My Apple Magic Mouse stopped working this week. It was totally dead, even with a fresh set of known good batteries. I was sorely disappointed, for two important reasons. First, the Magic Mouse was a really great mouse, and I loved using it tremendously. Secondly, this is an Apple product, how could it break down so easily for no rhyme nor reason?
A quick Google search found many community forum members sharing issues and tips on fixing connectivity problems. This isn’t quite the problem I’m having. My Magic Mouse is not connecting because it appears to be totally dead. Unlikely as it may be, but yes, it’s just totally dead.
There were some suggestions to clean the battery contacts in the mouse itself. Okay, my battery contacts look very clean. They still seem to be in perfect condition. Bright and shiny, not even a hint of oxidation, let alone corroded. But never mind, I’ll just try cleaning it anyway. Nope, that didn’t work. I’ve already tried changing batteries, and verified that they are all in good working order.
In between troubleshooting this problem, I was checking out warranty on the Magic Mouse. It seems accessories like these are warranted for one year. I don’t remember when I bought this mouse, which I’m pretty sure it was from the Apple Online Store. A quick search of my past orders, up to 18 months ago, which is the farthest back that the website would let me check, found no orders for Magic Mouse. Alright, so my mice (I have two of them) are both over 18 months old.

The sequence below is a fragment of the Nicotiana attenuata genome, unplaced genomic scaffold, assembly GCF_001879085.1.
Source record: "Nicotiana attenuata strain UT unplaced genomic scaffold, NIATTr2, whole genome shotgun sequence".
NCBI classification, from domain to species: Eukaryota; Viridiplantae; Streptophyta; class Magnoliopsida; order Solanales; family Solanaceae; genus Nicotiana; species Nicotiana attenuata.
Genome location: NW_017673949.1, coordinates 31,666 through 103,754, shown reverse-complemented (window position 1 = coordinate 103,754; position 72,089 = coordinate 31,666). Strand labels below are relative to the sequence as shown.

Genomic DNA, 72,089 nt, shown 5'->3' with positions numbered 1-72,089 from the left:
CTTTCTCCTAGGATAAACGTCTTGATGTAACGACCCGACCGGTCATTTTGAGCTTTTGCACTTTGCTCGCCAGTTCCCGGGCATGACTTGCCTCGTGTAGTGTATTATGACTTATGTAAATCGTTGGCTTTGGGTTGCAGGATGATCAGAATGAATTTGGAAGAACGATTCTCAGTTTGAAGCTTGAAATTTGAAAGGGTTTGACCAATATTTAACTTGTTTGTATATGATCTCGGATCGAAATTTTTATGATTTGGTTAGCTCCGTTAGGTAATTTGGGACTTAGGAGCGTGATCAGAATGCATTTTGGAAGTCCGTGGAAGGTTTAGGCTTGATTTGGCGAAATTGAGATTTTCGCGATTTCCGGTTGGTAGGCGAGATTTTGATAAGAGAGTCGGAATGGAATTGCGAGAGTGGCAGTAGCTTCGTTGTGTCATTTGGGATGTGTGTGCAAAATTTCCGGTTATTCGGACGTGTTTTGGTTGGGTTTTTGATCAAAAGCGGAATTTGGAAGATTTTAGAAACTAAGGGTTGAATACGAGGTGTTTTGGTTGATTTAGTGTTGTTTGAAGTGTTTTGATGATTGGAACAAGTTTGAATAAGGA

I might have to buy a new mouse. I didn’t fancy shelling out more money for a Magic Mouse that, in my opinion, shouldn’t break so quickly. I’ll try cleaning the battery contacts again. This time with a q-tip.
Wow, the Magic Mouse came back to life. For maybe a dozen or so seconds. After giggling it a bit here and there, it worked again, but for another dozen or so seconds. Okay, maybe it just needs a whole lot more cleaning. Despite the contacts looking to be in perfect condition, I carefully cleaned them thoroughly with a bit of screen cleaner solution, and then with just plain water.
This time, the Magic Mouse came back to life, and it’s still running okay after a day. I’m closing this issue as “fixed”. I’m just surprised that the battery contacts, which seemingly looked to be in perfect condition, needed cleaning.